Thermal optics are not for entry-level night hunters who want to go on a hunt or two each year….unless $3,200 is something you can afford for a casual hobby. The Thermion line is geared towards the night hunting enthusiasts who are going out at least multiple times a month.
The Pulsar Core is an attractive entry-level thermal optic for hunters who want to explore the world of night hunting but don’t necessarily want to commit to thousands of dollars in start-up costs. The core lacks the ability to record video but you can still use it as a completely functional piece of equipment. You just won’t be able to flex on social media with video footage of your kill-shots.
Final Thoughts & What Could Improve
All in all, the Thermion XQ50 gets my full endorsement as a quality thermal optic at an attainable price point. It seems like yesterday when $10,000 was the price of admission to get into thermal optics and it’s been incredible to watch the innovation and costs come down so rapidly.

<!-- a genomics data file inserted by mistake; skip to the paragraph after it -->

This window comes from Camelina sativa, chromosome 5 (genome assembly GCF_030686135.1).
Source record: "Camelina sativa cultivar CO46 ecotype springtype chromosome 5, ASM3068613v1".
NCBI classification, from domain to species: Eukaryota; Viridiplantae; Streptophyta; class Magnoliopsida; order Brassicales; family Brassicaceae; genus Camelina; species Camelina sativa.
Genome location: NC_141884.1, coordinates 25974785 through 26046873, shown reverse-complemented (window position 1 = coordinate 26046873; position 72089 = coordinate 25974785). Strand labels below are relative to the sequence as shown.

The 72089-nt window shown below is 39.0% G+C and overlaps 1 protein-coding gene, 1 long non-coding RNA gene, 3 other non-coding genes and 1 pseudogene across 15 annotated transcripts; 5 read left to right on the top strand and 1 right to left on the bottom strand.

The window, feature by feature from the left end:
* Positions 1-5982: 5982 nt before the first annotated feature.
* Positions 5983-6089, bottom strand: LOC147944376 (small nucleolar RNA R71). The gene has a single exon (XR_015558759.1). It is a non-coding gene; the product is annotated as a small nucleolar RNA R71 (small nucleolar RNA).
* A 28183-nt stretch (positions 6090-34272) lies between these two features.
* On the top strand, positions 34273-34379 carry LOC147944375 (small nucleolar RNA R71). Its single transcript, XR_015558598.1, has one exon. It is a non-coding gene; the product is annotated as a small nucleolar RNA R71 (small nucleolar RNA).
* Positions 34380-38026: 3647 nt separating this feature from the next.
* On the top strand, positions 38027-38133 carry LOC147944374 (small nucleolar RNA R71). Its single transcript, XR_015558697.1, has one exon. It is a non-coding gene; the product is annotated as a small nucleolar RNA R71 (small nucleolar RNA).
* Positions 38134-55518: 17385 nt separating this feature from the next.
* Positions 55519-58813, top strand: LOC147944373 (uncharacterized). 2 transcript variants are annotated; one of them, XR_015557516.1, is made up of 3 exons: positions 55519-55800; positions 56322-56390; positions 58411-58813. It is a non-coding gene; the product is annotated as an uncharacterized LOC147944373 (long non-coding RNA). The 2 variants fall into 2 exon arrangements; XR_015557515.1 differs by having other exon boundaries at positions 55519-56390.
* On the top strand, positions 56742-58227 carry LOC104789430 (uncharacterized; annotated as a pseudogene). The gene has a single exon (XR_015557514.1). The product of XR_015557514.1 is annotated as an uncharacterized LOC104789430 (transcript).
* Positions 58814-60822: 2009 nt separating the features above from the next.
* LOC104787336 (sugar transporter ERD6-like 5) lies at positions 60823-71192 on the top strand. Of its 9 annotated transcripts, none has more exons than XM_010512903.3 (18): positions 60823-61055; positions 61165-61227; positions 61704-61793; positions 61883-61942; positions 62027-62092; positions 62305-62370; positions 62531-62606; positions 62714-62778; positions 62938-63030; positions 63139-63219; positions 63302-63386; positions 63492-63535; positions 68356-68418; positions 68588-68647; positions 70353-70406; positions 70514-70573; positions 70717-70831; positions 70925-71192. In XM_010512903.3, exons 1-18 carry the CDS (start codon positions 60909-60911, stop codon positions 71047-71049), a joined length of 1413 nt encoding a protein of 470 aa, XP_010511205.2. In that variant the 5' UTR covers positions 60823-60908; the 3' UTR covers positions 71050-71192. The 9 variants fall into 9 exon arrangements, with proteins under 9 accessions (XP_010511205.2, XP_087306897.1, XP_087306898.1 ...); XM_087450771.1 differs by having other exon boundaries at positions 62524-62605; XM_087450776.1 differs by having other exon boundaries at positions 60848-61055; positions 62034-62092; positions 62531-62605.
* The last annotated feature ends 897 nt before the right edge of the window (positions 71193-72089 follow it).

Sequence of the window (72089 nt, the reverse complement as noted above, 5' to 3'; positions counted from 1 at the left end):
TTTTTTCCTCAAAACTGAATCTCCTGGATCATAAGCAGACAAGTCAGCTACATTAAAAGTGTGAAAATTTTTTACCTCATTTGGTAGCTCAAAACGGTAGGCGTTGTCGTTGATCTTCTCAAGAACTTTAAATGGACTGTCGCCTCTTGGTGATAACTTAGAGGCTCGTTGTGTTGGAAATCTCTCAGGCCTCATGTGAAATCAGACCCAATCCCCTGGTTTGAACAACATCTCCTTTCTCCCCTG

That being said, there are a few things I’d like to see improve and I’m really nit-picking here.
I’ve been heavily using my XQ50 for 2 months now and I’ve averaged about 4 hours of use on each charge. I have my screen settings slightly dimmed and simplified to minimize energy usage but I have never broken the 5+ hours threshold suggested by Pulsar. On top of this, I am also being judicious about putting the unit to sleep when I’m not actively scanning.
This isn’t a major fault and 4 hours of use is certainly about what you can expect from Thermal scopes but it would be awesome to see a Thermal optic with 8-12 hours of continuous run time.
This certainly isn’t a deal-breaker for me. I just use an external battery pack ranger banded to my rifle’s buttstock and I get a full night of power and I don’t have to put the unit to sleep. Extra batteries are also fairly affordable, ranging from $80-$120 online and giving you an extra 1.5-2 hours per battery.